page has errors
The date, title, or page description is wrong
This page has harmful content
This page contains sensitive or offensive material
Click "Submit" to request a review of this page.
0 / 75
Givt the gift that algal
fies America is not to be
LIBERAL , INDEPENDENT
VOL. LVII, (NO. 2
FRANKLIN, N. C THURSDAY, JANUARY 8, 142
$1.50 PER YEAR
ON ALL FRONTS
President Submits Record
Budget; British, U. S.
The big news of the week has
been the Washington , pact pledg
jing 26 nations to pool all their re
sources in war against the Axis
and unification of the Allied com
mand in the Pacific, with General
Sir Archibald Wavell, British hero
of the first Libyan campaign as
supreme commander of all Allied
"land, air and sea forces in the
Southwest Pacific. ' '.
' New forces under Gen. Wavell
t are being concentrated." upon the
defense of Singapore v and the
'Dutch Indies, composed of .ABCD
(American, British, Chinese and
Dutch) units, American planes are
making their presence felt.
THE UNITED NATIONS v
, !. The United Nations pledged to
joint action following the Roosevelt
Churchill conferences, are planning
a i grand strategy "to. speed unity
on all fronts. Admiral Thomas C.
Hart, commander of the U. S.
Asiatic fleet, will head all naval
forces under Gen. Wavell; Major
'General George H. Brett of U. S.
"Air forces , will serve as deputy
Supreme Commander. Generalissimo
Chiang Kai-chek is ' in supreme
command of the ' Chinese theatre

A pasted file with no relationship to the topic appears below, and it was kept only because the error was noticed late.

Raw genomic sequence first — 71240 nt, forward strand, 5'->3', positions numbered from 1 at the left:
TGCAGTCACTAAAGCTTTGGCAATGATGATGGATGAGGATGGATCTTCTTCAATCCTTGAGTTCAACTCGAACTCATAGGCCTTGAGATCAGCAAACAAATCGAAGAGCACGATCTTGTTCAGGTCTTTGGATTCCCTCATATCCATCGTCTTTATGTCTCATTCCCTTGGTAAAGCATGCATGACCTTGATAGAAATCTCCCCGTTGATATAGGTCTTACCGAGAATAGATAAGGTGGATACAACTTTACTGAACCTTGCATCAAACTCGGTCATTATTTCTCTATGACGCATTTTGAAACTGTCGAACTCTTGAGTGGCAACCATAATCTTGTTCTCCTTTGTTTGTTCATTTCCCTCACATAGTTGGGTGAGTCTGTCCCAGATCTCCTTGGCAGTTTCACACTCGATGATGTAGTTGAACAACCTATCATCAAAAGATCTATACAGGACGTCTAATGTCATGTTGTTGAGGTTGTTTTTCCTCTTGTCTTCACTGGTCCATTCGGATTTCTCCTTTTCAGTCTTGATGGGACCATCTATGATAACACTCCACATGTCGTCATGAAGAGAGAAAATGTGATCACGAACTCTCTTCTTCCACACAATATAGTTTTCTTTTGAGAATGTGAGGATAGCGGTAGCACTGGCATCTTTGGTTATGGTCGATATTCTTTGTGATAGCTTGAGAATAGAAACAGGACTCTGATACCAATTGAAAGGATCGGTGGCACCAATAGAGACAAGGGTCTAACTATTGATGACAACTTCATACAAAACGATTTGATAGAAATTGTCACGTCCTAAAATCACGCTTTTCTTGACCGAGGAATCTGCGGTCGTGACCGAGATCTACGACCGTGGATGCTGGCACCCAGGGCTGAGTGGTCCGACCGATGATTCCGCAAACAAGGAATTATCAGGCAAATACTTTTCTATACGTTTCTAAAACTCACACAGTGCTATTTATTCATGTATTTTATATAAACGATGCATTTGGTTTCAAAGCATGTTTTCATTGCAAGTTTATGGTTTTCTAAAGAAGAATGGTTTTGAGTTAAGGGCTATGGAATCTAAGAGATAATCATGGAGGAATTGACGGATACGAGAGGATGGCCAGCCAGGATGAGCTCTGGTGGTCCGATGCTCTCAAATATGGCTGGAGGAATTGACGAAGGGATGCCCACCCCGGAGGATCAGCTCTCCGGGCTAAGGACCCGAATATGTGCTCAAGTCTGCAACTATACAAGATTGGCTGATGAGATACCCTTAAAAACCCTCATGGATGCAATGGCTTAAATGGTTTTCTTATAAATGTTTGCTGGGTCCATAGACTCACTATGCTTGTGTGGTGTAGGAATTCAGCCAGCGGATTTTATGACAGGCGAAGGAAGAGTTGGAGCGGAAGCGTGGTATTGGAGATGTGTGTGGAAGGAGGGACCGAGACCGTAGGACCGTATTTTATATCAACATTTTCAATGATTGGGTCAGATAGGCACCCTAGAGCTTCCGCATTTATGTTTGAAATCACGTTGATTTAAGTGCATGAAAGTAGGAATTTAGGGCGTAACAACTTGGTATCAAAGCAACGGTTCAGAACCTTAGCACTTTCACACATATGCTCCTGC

of war, including Thailand arid
Indo-China. . , .
i:. c , .. ; '
On .Tuesday President Roose
velt addressed the Congress on the
state of the nation in a speech
that told the entire world of the
ipart the U. S. planned to play
in cooperation with the united na
tions to defeat the axis. On Wed
nesday the President submitted a
budget for $77,000,000,000 to be
-spent in the next 18 months to de
i feat the axis. The president calls
tfor $9,000,000,000 in new taxes.
The Japs have -unloosed -fierce
aerial drives on Luzon, destroying
four towns and killing many cm
lians, Gen. McArthtir has reported
'American forces are holding
"against renewed attack.
' .British still holding out under
renewed Jap 'onslauglji- by air,
land and sea along he western
' Malayan front. Long range Jap
flying boats have struck at the
Canberra, Australia, air force field.
; A CBS broadcast last night re
ported a Tokyo radio as saying
"The Japanese fleet is fighting the
U. S. fleet in the Pacific."
v, London reports that the Rus
sians are ' threatening the entire
. iurviving German army of the
Crimea, and smashing forward on
the entire battle line to Finland.
A team of- British ships and
: planes raided the German held
- Norwegian coast, and RAF pound
ed targets in Germany, France and
RAF destroyed 44 planes on the
axis airdrome in Sicily, frustrat
ing 1 supposed move to land troops
on the British - fortified island of
Malta. One British plane was lost
I William Ransom Ledford,
, Sr., Passes January 2 . .
. . William Ransom Ledford, Sr, 78,
died from a heart attack at the
home of his son, Howard, on Jan
; uary 2, 1942. He was born in Hia--f
wassee, Ga., April- 4, 1863, and was
t the son of the late Mr. and Mrs.
George R Ledford. Mr. Ledford
V was married to Miss Hattie Conley,
. w October 28, 1900, and was a citi
v zert of Macon county for 40 years,
f The funeral services were con-
ducted at . the Union Methodist
I. church at 2:30 p. m, Saturday,